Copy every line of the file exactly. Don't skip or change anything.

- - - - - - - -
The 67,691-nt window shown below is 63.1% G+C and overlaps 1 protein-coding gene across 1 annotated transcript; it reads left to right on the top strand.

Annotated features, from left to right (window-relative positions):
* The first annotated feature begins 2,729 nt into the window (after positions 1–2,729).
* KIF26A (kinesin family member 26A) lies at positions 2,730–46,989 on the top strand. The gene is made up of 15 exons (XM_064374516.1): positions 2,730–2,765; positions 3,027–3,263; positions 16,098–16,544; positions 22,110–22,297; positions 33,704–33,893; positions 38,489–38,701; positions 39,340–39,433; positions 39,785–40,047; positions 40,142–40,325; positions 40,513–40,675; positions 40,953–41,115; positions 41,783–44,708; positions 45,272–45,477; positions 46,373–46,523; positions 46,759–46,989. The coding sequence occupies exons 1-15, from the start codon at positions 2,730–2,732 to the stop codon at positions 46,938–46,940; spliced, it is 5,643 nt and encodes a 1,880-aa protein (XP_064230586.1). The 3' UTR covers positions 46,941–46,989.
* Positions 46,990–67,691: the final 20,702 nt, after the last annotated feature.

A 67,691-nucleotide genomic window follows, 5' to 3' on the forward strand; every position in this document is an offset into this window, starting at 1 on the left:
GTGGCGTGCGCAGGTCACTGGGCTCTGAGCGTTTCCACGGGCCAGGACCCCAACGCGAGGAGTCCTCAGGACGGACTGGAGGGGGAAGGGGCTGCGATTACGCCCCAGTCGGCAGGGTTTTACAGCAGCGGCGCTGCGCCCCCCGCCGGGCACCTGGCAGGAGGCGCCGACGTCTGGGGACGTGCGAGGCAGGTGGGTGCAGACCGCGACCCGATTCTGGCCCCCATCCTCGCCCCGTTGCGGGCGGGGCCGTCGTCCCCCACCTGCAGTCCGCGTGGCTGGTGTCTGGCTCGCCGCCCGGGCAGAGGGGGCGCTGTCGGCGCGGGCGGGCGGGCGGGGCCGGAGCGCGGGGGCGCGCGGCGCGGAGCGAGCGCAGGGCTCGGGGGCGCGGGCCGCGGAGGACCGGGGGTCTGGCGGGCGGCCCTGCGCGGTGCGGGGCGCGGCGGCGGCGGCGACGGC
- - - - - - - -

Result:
The 67,691-nt window shown below is 63.1% G+C and overlaps 1 protein-coding gene across 1 annotated transcript; it reads left to right on the top strand.

Annotated features, from left to right (window-relative positions):
* The first annotated feature begins 2,729 nt into the window (after positions 1–2,729).
* KIF26A (kinesin family member 26A) lies at positions 2,730–46,989 on the top strand. The gene is made up of 15 exons (XM_064374516.1): positions 2,730–2,765; positions 3,027–3,263; positions 16,098–16,544; positions 22,110–22,297; positions 33,704–33,893; positions 38,489–38,701; positions 39,340–39,433; positions 39,785–40,047; positions 40,142–40,325; positions 40,513–40,675; positions 40,953–41,115; positions 41,783–44,708; positions 45,272–45,477; positions 46,373–46,523; positions 46,759–46,989. The coding sequence occupies exons 1-15, from the start codon at positions 2,730–2,732 to the stop codon at positions 46,938–46,940; spliced, it is 5,643 nt and encodes a 1,880-aa protein (XP_064230586.1). The 3' UTR covers positions 46,941–46,989.
* Positions 46,990–67,691: the final 20,702 nt, after the last annotated feature.

A 67,691-nucleotide genomic window follows, 5' to 3' on the forward strand; every position in this document is an offset into this window, starting at 1 on the left:
GTGGCGTGCGCAGGTCACTGGGCTCTGAGCGTTTCCACGGGCCAGGACCCCAACGCGAGGAGTCCTCAGGACGGACTGGAGGGGGAAGGGGCTGCGATTACGCCCCAGTCGGCAGGGTTTTACAGCAGCGGCGCTGCGCCCCCCGCCGGGCACCTGGCAGGAGGCGCCGACGTCTGGGGACGTGCGAGGCAGGTGGGTGCAGACCGCGACCCGATTCTGGCCCCCATCCTCGCCCCGTTGCGGGCGGGGCCGTCGTCCCCCACCTGCAGTCCGCGTGGCTGGTGTCTGGCTCGCCGCCCGGGCAGAGGGGGCGCTGTCGGCGCGGGCGGGCGGGCGGGGCCGGAGCGCGGGGGCGCGCGGCGCGGAGCGAGCGCAGGGCTCGGGGGCGCGGGCCGCGGAGGACCGGGGGTCTGGCGGGCGGCCCTGCGCGGTGCGGGGCGCGGCGGCGGCGGCGACGGC